Vogue International Editor Suzy Menkes is the best-known fashion journalist in the world. After 25 years commenting on fashion for the International Herald Tribune (rebranded recently as The International New York Times), Suzy Menkes now writes exclusively for Vogue online, covering fashion worldwide.
#SuzyMBFWT: Tokyo Surprises With Hi-tech and Human Hands
Innovation blends with tradition and creativity: @SuzyMenkesVogue sees the future of fashion in Tokyo
16 Октября 2015
#Anrealage — Now you see it… The dress was off-white - cool in both senses. I was at the Anrealage boutique in Tokyo and POW! I realised why I had come to this city to see fashion's future. Just look what designer #KunihikoMorinaga did next…
#Anrealage — And now you really see it! Chide the audience for using their phone cameras. This was the only way to see the reality of Kunihiko Morinaga’s work.
#Anrealage — Spotlight on fashion There was hi-tech and no-tech from the #Anrealage show. This was a spotlight print on a backpack, emulating the UV pieces, but just for visual fun, not a hi-tech marvel. But the frustration for #TokyoFashionWeek is that its brightest stars may fade away. #Kunihiko Morinaga gave up showing in Japan and has transferred his skill set to Paris. 4.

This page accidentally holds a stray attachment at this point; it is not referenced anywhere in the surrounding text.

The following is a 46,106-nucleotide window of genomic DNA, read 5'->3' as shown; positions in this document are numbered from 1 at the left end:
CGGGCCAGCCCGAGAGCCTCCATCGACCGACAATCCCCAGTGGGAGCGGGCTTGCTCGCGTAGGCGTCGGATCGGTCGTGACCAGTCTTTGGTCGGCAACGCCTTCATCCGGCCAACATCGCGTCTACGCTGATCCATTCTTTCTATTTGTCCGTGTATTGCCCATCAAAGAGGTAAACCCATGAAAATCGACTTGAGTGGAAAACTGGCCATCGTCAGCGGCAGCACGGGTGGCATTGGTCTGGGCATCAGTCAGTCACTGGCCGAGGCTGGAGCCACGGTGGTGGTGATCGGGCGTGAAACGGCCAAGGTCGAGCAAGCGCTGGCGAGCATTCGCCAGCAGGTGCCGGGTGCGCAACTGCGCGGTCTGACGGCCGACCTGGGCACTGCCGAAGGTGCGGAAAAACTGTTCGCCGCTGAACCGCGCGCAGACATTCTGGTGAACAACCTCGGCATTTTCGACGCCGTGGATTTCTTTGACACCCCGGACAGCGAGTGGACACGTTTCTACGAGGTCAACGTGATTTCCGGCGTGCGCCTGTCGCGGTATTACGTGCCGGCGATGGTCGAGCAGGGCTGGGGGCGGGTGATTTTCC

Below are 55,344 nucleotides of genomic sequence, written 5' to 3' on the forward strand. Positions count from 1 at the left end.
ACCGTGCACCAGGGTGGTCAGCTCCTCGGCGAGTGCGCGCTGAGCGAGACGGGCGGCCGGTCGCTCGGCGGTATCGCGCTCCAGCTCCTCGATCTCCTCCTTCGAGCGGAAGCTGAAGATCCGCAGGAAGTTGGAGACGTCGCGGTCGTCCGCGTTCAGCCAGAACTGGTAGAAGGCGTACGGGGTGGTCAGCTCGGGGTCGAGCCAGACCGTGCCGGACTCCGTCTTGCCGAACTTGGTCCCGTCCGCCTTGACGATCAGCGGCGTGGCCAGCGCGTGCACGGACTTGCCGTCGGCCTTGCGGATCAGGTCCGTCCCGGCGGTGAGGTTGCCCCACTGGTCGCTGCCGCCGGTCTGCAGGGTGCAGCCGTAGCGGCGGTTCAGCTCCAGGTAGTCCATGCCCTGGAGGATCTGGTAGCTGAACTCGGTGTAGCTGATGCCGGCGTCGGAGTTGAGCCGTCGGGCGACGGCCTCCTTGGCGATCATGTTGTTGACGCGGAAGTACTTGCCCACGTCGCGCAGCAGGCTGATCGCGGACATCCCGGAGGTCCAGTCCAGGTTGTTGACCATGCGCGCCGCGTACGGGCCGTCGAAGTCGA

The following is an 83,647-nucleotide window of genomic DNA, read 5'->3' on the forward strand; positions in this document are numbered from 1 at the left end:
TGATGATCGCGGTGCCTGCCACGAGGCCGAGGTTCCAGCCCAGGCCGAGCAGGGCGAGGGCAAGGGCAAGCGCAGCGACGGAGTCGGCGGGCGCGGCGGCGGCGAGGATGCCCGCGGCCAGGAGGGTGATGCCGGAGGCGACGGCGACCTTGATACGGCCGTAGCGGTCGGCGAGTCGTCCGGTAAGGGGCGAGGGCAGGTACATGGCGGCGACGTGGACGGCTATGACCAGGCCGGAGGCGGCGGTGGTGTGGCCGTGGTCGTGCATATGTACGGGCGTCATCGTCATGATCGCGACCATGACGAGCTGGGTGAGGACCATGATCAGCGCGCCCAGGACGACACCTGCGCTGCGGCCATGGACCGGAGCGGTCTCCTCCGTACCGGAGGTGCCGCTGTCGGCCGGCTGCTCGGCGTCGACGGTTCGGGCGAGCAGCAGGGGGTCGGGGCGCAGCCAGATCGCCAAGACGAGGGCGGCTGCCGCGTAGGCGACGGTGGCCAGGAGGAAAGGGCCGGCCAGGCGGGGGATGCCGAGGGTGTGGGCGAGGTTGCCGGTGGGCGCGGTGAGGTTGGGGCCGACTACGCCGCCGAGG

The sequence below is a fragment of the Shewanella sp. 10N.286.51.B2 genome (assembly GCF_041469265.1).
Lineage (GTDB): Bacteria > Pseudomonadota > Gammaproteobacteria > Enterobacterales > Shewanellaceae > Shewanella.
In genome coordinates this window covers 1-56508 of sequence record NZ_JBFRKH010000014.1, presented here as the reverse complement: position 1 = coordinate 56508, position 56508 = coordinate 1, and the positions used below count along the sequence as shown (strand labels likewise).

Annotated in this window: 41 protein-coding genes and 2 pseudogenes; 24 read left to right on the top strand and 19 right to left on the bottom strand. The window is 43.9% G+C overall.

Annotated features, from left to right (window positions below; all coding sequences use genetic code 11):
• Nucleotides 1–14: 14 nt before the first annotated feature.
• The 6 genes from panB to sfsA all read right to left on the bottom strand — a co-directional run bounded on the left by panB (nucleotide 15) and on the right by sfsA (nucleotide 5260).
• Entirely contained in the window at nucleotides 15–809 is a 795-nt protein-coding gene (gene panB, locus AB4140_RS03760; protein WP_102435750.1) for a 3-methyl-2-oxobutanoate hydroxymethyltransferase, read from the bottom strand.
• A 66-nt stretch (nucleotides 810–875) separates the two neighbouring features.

Ciao, Hiromichi! Giorgio Armani selects designers with talent to stage shows at the Teatro Armani in Milan — part of the complex designed by Japanese architect Tadao Ando. For last summer’s menswear, Hiromichi Ochiai and his Facetasm brand was Armani's choice, although the designer showed his women's collection as part of #mercedesbenzfashionweek. As a graduate of Tokyo's Bunka Fashion College in 1999, he showed in the “incubation” building, which supports graduates. That idea seems like something other colleges across the world might copy.
Wear a jacket and tie “Destruction and renewal” was Hiromichi Ochiai’s mantra. Although I have heard this on many previous occasions, I felt the designer of Facetasm had a fresh take, with his meticulously sewn strips tied up over open spaces.
Tech Tokyo fabrics from #Guildwork Inventive fabric is one of Tokyo's great strengths. Eight years at the textile company Guildwork, which supplies Comme des Garçons and Undercover, gave Hiromichi Ochiai a head start when he launched Facetasm in 2007. The line is already stocked by Dover Street Market.
Hiromichi steps towards Africa Great shoes and great colours, I thought when seeing the range Hiromichi Ochiai had created with the Isetan store group. But there was more to the story than bright colours. The designer chose shades of Africa because he thinks it’s time to bring more African influences, from clothes to models, on to the runways.
#DressedUndressed #DressedUndressed (and that is how the co-designers spell itm with or without hashtag) lives up to the brand name. For men — and especially women — the cover-up was a mix of skin, cloth and lace.
The #DressedUndressed Woman No surprise that the women tended to show more than the men at Dressed Undressed Tokyo show.
The #DressedUndressed Man DressedUndressed at Mercedes-Benz Fashion Week Tokyo. Co-designers Takeshi Kitazawa and Emiko Sato were finalists for the International Woolmark Prize for 2013/14.